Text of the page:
7 Reasons to Consider Some Small-Cap Scrap

Some people see a mountain of discarded cars and appliances and call it crap, but Fools know there's profit hiding in a heap of scrap.

The global boom in demand for steel has been a defining chapter in the broader bull market in commodities, leading steelmakers like POSCO (NYSE: PKX  ) and Arcelor Mittal (NYSE: MT  ) to some stainless profits of their own. Meanwhile, a small-cap scrapper called Metalico (AMEX: MEA  ) has emerged as a favorite related play among the talented investors at Motley Fool CAPS.

Since the shares carved an intriguing bounce from some near-term lows last week, I thought I'd take a closer look and present seven reasons why I think this scrapper could be an ironclad growth stock for Fools to consider.

  1. The global commodities boom is alive and well, even though a rally in the U.S. dollar and curbs on industrial activity around Beijing during the games have contributed to a monster correction in many commodity stocks.
  2. Metalico delivered blowout earnings last month, with both sales and EBITDA rising by more than 300% over the 2007 quarter. Although weaker pricing for platinum and non-ferrous metals may slow the pace of earnings growth in the near-term, I expect the strength of steel and iron pricing to continue.  
  3. Get the lead out. Metalico is the largest fabricator of lead products in the U.S.
  4. Metalico is seriously green. In addition to reducing landfill waste and reducing energy consumption for steelmakers, Metalico invests in wind energy projects and runs its fleet of trucks on biodiesel and diesel fuel.
  5. Growth through acquisitions is Metalico's guiding mantra in an industry ripe for rapid consolidation. Far smaller than rivals Sims Group (NYSE: SMS  ) and Commercial Metals (NYSE: CMC  ) , Metalico has ample room to grow.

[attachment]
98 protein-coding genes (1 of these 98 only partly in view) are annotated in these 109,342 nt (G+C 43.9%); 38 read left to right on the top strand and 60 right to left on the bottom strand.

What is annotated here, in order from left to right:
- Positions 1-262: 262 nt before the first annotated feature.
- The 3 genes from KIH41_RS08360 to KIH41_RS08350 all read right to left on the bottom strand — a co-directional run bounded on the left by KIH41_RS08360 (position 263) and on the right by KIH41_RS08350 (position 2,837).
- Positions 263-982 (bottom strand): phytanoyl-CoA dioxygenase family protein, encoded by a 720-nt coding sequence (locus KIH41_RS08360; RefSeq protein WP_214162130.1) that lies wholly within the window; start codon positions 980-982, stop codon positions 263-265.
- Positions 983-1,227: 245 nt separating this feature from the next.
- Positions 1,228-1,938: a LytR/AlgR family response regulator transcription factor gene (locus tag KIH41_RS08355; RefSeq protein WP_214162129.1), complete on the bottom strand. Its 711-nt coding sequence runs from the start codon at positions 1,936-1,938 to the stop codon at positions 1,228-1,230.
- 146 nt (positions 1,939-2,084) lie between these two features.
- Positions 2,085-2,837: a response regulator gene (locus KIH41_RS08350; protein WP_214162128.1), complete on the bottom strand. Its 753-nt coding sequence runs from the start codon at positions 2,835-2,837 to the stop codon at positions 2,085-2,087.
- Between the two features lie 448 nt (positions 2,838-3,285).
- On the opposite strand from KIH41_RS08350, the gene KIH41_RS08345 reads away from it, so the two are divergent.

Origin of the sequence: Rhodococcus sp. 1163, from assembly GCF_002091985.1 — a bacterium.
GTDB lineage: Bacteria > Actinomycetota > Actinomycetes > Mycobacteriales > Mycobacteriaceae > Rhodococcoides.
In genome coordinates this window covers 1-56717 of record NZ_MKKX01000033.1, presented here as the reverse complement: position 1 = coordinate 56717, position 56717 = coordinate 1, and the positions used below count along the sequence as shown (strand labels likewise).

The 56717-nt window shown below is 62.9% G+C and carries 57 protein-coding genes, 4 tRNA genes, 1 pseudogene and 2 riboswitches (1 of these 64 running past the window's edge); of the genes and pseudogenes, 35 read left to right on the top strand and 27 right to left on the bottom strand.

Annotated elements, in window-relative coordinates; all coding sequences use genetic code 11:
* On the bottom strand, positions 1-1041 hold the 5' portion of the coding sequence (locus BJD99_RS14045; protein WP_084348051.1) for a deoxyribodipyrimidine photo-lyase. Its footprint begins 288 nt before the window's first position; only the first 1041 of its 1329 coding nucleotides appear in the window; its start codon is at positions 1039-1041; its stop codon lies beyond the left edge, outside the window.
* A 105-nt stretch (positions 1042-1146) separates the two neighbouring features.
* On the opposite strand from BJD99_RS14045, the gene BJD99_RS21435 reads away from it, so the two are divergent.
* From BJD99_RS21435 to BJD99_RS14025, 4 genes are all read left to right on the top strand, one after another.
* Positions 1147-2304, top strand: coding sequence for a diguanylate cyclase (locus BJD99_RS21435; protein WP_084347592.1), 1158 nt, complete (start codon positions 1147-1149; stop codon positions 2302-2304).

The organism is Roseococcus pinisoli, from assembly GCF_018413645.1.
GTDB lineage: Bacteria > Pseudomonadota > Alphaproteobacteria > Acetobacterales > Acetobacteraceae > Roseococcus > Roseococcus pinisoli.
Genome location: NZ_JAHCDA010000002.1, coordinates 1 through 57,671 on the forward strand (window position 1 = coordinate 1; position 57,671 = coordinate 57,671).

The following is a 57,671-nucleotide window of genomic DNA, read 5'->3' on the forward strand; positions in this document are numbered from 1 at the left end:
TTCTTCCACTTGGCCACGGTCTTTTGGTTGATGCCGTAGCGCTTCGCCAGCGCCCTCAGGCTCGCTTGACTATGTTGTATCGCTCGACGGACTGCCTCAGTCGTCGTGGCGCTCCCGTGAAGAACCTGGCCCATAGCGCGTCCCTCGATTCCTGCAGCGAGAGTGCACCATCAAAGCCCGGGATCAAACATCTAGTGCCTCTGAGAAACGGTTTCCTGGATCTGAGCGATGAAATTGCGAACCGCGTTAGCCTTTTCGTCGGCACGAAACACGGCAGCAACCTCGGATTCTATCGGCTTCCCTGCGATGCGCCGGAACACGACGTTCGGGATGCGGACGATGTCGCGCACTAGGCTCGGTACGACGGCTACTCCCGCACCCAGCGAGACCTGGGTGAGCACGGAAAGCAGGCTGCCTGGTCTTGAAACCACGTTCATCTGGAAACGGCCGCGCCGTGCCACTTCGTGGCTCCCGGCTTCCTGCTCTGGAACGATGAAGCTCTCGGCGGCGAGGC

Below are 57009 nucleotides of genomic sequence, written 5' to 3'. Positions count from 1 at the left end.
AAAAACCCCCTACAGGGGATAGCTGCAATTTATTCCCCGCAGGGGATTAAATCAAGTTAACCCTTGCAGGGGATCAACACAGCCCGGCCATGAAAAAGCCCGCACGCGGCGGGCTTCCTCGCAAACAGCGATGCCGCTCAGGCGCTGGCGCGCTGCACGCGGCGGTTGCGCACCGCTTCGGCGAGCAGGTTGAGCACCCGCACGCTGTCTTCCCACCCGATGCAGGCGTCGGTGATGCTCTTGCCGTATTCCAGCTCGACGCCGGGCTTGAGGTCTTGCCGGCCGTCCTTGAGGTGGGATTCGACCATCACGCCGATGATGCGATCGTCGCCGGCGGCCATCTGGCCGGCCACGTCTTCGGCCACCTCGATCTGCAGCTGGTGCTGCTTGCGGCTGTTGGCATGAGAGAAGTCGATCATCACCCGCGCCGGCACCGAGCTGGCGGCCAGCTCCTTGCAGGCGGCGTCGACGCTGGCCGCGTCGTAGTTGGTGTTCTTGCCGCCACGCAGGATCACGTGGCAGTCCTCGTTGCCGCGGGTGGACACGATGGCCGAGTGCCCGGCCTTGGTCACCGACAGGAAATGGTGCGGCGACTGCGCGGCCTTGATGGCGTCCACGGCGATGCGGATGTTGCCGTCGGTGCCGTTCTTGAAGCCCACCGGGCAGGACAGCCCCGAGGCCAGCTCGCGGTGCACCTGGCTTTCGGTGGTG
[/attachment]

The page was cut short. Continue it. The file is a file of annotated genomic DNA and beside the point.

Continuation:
6. Metalico shares are off by 30% since its high in June. As bad as that sounds, scrappy steelmakers Nucor (NYSE: NUE  ) and Schnitzer Steel (Nasdaq: SCHN  ) are down by 37% and 40%, respectively, from their June highs.
  7. 1,031 CAPS members, including 218 All-Stars, rate Metalico an outperform even after the recent sell-off. In my experience, that level of CAPS interest is the best reason of all to give Metalico a closer look.

To find out what members like cawdad and others are saying about Metalico, join the Motley Fool CAPS community. It's free and fun!

Further Foolishness:

Fool contributor Christopher Barker captains yachts and writes about stocks. He can also be found blogging actively and acting Foolishly within the CAPS community under the username TMFSinchiruna. He owns shares of Metalico. The Motley Fool has a disclosure policy.


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Help us keep this a respectfully Foolish area! This is a place for our readers to discuss, debate, and learn more about the Foolish investing topic you read about above. Help us keep it clean and safe. If you believe a comment is abusive or otherwise violates our Fool's Rules, please report it via the Report this Comment Report this Comment icon found on every comment.

  • Report this Comment On September 15, 2008, at 12:02 PM, XMFSinchiruna wrote:

    An update from the company on the recent stock slide:

    http://biz.yahoo.com/iw/080915/0433794.html

    The Company believes losses from unhedged metals and the impact of lower commodity selling prices will likely reduce EBITDA by approximately $10,000,000 in the Third Quarter but nonetheless the Company should report a profit for the period. This negative impact resulted from aggressive (long lead-time) purchase commitments for unhedged Platinum Group Metals, a practice that has been discontinued.

    Metalico has implemented procedures to correct the conditions that contributed to the loss and is now hedged on nearly 100% of its Platinum Group Metals exposure.

    The Company has explained repeatedly in its quarterly results calls that it does not offer guidance or earning estimates because the scrap recycling industry is highly cyclical and commodity metal markets can be and often are volatile. Recent movements in the commodity metal markets have confirmed this position.

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